Table 1

Description of characteristics of included studies

Study, yearNumber of participants, country, settingIntervention studiedMain outcomes of interest
Bourbeau 200312191 participants, Quebec, Canada, participants were recruited by hospital clinic and were recruited if the had been hospitalised at least once in the preceding year for an acute exacerbation of COPDCOPD self-management programme consisting of 1 hour/week teaching delivered to the patient at home for 7 weeks. Supervised by respiratory nurses. Followed by weekly telephone calls for 8 weeks. Then monthly telephone callsMedication profile, spirometry, 6-minute walk test, dyspnoea measurements after exercise, quality of life as measured by the SGRQ, healthcare use (emergency department visits, hospitalisations unscheduled and scheduled general practice, and specialist visits), costs and cost effectiveness
Casas 200613 (Garcia-Aymerich 200722155 participants, Barcelona, Spain, Leuven, Belgium, patients were recruited from two tertiary hospitals immediately following discharge. All patients had been admitted for COPD exacerbation for more than 48 hoursPhysical and social assessment and education were delivered with coordination by a case manager working between hospital and primary care. A web-based call centre facilitated coordination and weekly educational phone calls were made for the first month following dischargeHospital re-admission, quality of life as measured by SGRQ, clinical features of current exacerbation, comorbid conditions, treatment, including concordance and observed skills for inhaling drugs and oxygen, healthcare use, and mortality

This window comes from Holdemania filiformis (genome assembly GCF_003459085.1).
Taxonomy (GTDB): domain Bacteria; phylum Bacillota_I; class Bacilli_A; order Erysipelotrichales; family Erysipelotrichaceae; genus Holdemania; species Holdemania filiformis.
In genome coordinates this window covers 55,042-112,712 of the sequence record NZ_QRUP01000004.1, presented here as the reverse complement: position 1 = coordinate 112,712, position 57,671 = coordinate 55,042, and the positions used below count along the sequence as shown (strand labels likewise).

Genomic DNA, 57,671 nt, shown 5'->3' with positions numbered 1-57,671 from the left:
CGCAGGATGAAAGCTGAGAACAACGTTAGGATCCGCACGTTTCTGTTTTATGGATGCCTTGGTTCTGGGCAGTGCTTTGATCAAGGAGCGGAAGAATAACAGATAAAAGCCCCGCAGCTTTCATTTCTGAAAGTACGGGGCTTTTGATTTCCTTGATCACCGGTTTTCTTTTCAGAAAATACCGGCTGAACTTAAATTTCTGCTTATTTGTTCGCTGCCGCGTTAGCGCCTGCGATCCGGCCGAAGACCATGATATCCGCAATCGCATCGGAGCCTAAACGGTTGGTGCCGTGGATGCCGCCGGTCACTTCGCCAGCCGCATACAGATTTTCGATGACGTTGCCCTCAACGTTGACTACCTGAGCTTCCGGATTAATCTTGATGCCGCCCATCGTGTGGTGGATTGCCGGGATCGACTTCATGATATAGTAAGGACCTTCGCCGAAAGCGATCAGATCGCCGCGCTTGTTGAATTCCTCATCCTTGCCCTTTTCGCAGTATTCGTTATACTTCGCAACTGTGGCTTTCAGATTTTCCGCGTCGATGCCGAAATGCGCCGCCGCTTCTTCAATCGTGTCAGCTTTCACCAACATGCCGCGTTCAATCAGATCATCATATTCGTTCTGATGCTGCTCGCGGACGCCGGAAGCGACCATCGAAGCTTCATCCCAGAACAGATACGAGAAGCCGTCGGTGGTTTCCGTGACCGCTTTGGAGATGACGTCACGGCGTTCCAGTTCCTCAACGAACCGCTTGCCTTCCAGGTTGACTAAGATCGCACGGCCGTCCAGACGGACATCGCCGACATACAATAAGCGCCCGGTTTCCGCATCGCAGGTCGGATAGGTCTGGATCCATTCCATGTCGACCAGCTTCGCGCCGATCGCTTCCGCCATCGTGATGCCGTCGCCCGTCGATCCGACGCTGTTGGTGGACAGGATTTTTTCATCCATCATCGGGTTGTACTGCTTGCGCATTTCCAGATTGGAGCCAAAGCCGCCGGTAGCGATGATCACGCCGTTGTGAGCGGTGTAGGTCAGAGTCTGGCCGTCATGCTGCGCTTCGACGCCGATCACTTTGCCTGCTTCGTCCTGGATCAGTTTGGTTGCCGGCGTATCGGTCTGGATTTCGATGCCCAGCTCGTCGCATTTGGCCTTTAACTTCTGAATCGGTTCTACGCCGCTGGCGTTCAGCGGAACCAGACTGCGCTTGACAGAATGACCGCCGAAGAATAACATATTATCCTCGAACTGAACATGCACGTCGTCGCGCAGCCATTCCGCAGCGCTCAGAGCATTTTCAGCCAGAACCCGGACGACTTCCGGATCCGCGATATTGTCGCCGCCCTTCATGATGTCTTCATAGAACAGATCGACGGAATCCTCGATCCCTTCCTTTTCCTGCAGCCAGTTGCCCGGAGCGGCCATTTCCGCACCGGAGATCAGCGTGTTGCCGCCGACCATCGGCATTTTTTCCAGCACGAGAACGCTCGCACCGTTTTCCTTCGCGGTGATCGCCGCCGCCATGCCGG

Chandler 19901513 adult patients in Kentucky, US with COPD, asthma, or both who were receiving theophylline from pulmonary medicine outpatientsThe intervention group measured their theophylline level at home using a blood spot test, then phoned the clinic for advice on drug dosageLung function at each clinic visit, degree of dyspnoea at each clinic visit, night and day coughing, wheezing and breathlessness were measured on visual analogue scales, drug-related adverse events. Patients' health attitudes and beliefs were assessed using the Krantz Health Opinion Survey and the Multidimensional Health Locus of Control
de Toledo 200614157 participants, in Spain all recruited during their tertiary hospital admission for an exacerbation of COPDVideoconferencing with patients in their own homes supported by a web-based patient record which also supplied education to patients and professionals. Patients had 24-hour access to the multidisciplinary team via a call centreNumber of readmissions, number of visits to emergency department, mortality, acceptability to professionals, patterns of use, equipment, and communication costs
Finkelstein 2004,23 20061668 participants, in Minnesota, US an unspecified number of whom had COPD, congestive heart failure, or chronic wounds. The study took place between the central site and the home environment, where either the patient, or a carer, had to be physically and cognitively able to use the homecare equipmentTwo intervention groups: 1) standard care plus videoconferencing. 2) standard care plus videoconferencing plus physiological monitoring; for example, spirometry for COPDTermination from home care or loss of eligibility for home care, time to discharge to a higher level of care such as a nursing home or hospital, mortality, morbidity patient perception of telehealthcare (Telemedicine Perception Questionnaire), Patient satisfaction Home Care Client Satisfaction Instrument, quality and clinical usefulness of virtual visits, patient use of services, cost for both subjects and service providers